COSSA advocates for sustainable federal funding for and widespread use of social and behavioral science research and federal policies that positively impact the conduct of research.
In June 2021, the House and Senate advanced separate versions of legislation to enhance U.S. innovation and global competitiveness. The approaches taken by the two bills, however, differ dramatically. The Senate bill focuses squarely on ways to harness and in some cases alter the nation’s scientific assets to better compete with China. The House bill, on the other hand, doubles down on the nation’s existing, proven scientific leadership and proposes additional investments to push the U.S. research enterprise—particularly the National Science Foundation—in new directions.
Despite the many differences between them, some parallels can be found; for example, both propose establishing a new directorate at the National Science Foundation focused on technology development and translational research, and both measures include substantive provisions related to research security and STEM education. Beyond that, though, many unresolved differences remain.
The following pages include COSSA’s in-depth analysis and comparison of provisions in the National Science Foundation for the Future Act (H.R. 2225) and the U.S. Innovation and Competition Act (S. 1260) that are of most relevance to the social and behavioral science community.
The Consortium of Social Science Associations (COSSA) is pleased to endorse the bipartisan National Science Foundation for the Future Act (H.R. 2225), introduced by leaders of the House Science, Space and Technology Committee, Representatives Eddie Bernice Johnson (D-TX), Frank Lucas (R-OK), Haley Stevens (D-MI), and Michael Waltz (R-FL). We are especially appreciative of the open and consultative process used to develop this important legislation and attention paid to the utility of the social and behavioral sciences in bringing scientific findings to bear on solving critical societal challenges. Further, the NSF for the Future Act takes a holistic approach to NSF reauthorization, recognizing that U.S. scientific leadership and competitiveness hinge not only on technological advancement, but on support for research starting at the most fundamental level and across all domains of science.
The U.S. scientific enterprise requires stability, predictability, and sustainable funding growth to thrive. Just as importantly, it requires an environment that allows it to invest in the best ideas and take risks to achieve transformative scientific advancements. The NSF for the Future Act authorizes five years of sustained funding growth to address years of stagnant budgets, invests in strengthening the STEM pipeline—most notably, by broadening access to research opportunities to those historically underrepresented—and proposes the establishment of a new Directorate for Science and Engineering Solutions aimed at supporting “use-inspired” research to address “areas of societal and national importance.” Further, it reaffirms peer review as the process by which the scientific merit of individual proposals is assessed, advancing the rigor, impact, and innovation that are hallmarks of world class basic research.
The legislation thoughtfully balances the critical need to preserve NSF’s defining role—to be an incubator for basic scientific discovery across all areas of science—while moving the agency in new and exciting directions. COSSA appreciates the thoughtful manner in which the legislation has proposed establishing a new directorate focused on use-inspired research to address some of the most complex societal challenges, including giving NSF leadership the responsibility to identify focus areas for the directorate. We look forward to continued engagement with the bill’s sponsors to define a role for the new directorate that complements existing NSF research activities, increases opportunities for all STEM fields—including the social and behavioral sciences—and advances the agency’s mission while adhering to its core principles of fundamental research.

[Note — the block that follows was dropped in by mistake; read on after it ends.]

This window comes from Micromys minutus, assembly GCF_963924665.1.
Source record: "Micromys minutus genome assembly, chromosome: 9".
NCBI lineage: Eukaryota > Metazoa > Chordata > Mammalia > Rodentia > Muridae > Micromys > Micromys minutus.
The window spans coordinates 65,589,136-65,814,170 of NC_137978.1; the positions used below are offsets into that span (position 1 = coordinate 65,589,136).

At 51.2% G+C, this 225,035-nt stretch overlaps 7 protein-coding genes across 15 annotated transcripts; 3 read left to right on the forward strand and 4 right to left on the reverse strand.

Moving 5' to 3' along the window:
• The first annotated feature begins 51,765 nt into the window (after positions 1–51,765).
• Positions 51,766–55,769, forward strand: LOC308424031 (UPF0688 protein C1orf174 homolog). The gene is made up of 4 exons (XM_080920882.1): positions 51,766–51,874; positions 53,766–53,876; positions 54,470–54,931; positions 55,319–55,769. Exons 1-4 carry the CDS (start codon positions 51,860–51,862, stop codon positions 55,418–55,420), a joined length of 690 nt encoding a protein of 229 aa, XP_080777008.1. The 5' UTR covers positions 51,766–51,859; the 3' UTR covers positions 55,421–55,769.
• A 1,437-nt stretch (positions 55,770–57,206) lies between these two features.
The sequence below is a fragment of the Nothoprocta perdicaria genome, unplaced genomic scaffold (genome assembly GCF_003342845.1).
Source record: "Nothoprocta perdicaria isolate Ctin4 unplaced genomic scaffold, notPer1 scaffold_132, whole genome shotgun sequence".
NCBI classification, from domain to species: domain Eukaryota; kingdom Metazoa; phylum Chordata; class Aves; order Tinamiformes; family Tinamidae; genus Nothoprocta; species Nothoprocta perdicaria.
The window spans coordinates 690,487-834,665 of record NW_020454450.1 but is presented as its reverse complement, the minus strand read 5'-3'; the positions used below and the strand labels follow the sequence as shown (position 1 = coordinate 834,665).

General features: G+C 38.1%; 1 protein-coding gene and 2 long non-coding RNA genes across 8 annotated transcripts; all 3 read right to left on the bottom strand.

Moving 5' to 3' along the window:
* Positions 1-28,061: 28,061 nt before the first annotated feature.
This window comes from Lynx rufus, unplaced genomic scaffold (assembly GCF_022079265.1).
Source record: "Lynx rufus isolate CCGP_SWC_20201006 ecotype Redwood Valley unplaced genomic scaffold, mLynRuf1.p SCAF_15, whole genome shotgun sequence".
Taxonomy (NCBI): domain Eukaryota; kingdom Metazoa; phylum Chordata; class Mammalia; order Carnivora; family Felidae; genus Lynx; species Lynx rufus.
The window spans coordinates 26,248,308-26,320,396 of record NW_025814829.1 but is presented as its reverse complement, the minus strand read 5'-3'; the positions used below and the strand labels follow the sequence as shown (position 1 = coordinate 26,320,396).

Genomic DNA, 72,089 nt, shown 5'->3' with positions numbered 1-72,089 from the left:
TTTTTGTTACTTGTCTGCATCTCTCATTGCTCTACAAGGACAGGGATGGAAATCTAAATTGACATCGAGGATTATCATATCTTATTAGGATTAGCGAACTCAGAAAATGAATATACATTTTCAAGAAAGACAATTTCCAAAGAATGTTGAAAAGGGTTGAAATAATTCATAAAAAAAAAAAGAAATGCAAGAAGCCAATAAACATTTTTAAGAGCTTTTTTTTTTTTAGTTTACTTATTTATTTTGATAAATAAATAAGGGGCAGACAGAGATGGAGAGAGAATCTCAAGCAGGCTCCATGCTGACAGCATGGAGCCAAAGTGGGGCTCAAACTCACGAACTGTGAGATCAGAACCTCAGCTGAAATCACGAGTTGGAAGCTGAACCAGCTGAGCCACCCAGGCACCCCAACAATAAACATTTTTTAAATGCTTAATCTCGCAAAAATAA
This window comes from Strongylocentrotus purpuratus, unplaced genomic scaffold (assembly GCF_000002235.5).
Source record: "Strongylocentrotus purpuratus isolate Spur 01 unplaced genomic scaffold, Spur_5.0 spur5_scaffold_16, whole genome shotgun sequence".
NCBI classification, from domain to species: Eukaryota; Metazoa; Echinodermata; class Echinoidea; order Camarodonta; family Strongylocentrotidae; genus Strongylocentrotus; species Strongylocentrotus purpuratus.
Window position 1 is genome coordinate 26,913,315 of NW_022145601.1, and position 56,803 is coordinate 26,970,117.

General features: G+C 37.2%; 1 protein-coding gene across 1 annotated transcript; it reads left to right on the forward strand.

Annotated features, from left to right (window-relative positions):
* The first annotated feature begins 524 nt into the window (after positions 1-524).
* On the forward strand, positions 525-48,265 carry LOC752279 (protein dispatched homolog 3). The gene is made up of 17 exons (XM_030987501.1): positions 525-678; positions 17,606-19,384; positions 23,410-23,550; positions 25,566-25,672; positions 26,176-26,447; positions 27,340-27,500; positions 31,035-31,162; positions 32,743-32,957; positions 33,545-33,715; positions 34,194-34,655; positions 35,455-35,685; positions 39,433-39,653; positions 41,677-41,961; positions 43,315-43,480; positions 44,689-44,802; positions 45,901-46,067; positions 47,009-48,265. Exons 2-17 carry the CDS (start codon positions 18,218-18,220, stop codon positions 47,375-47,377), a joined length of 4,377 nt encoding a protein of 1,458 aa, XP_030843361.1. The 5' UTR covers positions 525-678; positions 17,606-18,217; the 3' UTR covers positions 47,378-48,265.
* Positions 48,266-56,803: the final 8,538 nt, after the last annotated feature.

Finally, COSSA applauds the attention paid to improving diversity, equity, and inclusion in STEM and ensuring safe and inclusive research experiences free from harassment and discrimination. The legislation recognizes that broadening participation in STEM requires the dismantling of structural barriers at the institutional level—an insight research from the social and behavioral sciences has helped to illuminate. The NSF for the Future Act includes proposals to enhance NSF’s efforts in this regard and expand access to research opportunities by codifying the INCLUDES initiative, increasing resources for graduate training and mentorship, enhancing the Graduate Research Fellowship Program, and creating a pilot program to encourage partnerships with “emerging research institutions.”
NSF’s discovery-driven mission has enabled countless scientific breakthroughs over its more than 70-year history and will continue to guide the American scientific enterprise to new frontiers. COSSA looks forward to working with the bill’s sponsors to develop the strongest possible reauthorization for NSF that includes robust, sustained funding, promotes diversity, equity and inclusion in the scientific enterprise, and keeps the U.S. at the fore of discovery.
During the final days of the Obama Administration, the U.S. Department of Health and Human Services (HHS) released the final text for its changes to the Common Rule, the regulations that govern research with human subjects, completing a revision process started in 2011. The Common Rule, which was last updated in 1991, affects research supported by 16 federal departments and agencies, including the Departments of Health and Human Services, Agriculture, Defense, Education, Commerce, Labor, and Veterans Affairs, as well as the National Science Foundation.